Tutorial - Excel Tutorial to Improve Your Efficiency...

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Excel Tutorial to Improve Your Efficiency Introduction Our purpose with this Excel tutorial is to illustrate some Excel tips that will dramatically improve your efficiency. We make no attempt to be as encyclopedic as some of the 800-page Excel manuals available. We concentrate on common tasks, not every last thing that can be done in Excel. Also, we presume that you have some Excel knowledge. We assume you know about rows and columns, values, labels, and formulas, relative and absolute addresses, and other basic Excel elements. If you know virtually nothing about Excel, you probably ought to work through an “Excel for Dummies” book and then work through this tutorial. The style of this tutorial should be easy to follow. Main topics appear in bold black type. Specific direction headings are in bright yellow, and these are followed by detailed directions in bright red. Additional comments about the directions appear in blue. A key feature of this tutorial is that we have embedded numerous sample Excel spreadsheets so that you can try out the directions right away—without switching into Excel. When you double-click on one of these spreadsheets, you launch Excel, and the spreadsheet “comes alive.” The menus and toolbars even change to those for Excel. By clicking outside one of these spreadsheets, you’re back in Word. A few of the topics are best carried out on your own PC (as opposed to your school’s networked PCs), and we haven’t included sample spreadsheets for these. The reason is that they change the way a specific copy of Excel is set up. If you do one of these exercises on your school’s networked PCs, the chances are that they won’t take effect, at least not permanently, because of the way Excel is set up on the network. These topics are preceded by asterisks. Try them on your own home PC, where you have complete control. The easiest way to maneuver around this tutorial is to take advantage of built-in bookmarks. Each main section is bookmarked. To go to any section, use Word’s Edit/Go To menu item, select Bookmark under Go To What, and choose from the drop-down list of bookmarks. You can do this at any time to find a topic you want to explore. In fact, try it right now to get a quick feel for the topics covered in this tutorial. Finally, we suggest that you save this file–RIGHT NOW–as MyXLTutorial.doc (or some such name) and work with the copy. That way, if you mess anything up as you try the exercises, you can always go back and retrieve the original file (ExcelTutorial.doc). Have fun! Moving to the top of the sheet Often you want to reorient yourself by going back to the “home” position on the worksheet. To go to the top left of the sheet (cell A1): Press Ctrl-Home (both keys at once).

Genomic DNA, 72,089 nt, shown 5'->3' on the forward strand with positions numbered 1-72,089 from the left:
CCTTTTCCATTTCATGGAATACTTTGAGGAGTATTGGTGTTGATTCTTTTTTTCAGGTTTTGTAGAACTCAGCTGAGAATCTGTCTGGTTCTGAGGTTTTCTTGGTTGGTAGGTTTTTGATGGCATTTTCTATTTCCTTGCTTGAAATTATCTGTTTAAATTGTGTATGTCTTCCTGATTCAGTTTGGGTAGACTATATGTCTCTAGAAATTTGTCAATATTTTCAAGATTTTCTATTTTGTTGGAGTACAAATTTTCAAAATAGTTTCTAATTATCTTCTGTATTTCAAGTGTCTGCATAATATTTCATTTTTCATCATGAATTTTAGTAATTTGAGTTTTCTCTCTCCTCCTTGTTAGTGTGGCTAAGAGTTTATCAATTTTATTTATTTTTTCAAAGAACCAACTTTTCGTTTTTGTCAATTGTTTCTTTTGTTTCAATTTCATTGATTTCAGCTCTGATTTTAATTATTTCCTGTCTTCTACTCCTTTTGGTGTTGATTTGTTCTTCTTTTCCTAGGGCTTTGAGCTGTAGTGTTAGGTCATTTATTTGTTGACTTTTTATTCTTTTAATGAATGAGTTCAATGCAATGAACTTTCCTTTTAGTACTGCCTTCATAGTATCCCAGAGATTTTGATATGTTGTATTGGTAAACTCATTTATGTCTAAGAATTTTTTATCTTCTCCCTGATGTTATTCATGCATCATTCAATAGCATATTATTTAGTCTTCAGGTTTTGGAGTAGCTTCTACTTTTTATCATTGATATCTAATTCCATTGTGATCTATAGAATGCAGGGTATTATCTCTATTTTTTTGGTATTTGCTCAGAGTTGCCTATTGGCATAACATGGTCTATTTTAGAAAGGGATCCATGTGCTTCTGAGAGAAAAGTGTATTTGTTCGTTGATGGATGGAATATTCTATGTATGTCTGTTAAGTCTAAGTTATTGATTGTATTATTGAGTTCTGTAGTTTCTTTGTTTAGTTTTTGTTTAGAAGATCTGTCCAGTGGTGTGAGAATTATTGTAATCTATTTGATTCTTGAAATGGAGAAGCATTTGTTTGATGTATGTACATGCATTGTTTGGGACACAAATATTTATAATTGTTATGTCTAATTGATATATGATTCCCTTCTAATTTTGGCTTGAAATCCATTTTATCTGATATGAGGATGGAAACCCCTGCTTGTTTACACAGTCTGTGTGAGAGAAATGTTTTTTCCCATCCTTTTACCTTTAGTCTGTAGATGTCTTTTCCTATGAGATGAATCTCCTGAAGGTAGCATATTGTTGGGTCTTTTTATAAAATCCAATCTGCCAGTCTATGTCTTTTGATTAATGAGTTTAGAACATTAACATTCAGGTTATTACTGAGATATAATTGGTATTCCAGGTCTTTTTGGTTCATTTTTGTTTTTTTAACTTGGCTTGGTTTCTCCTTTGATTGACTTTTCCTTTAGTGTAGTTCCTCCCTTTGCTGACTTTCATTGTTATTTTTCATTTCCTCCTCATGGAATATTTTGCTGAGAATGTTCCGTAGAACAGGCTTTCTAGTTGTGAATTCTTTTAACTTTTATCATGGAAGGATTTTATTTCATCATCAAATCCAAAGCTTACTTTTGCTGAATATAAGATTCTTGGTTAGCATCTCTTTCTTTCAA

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  • Spring '10
  • dc
  • Statistics, Control key, Cut, copy, and paste, IBM Common User Access

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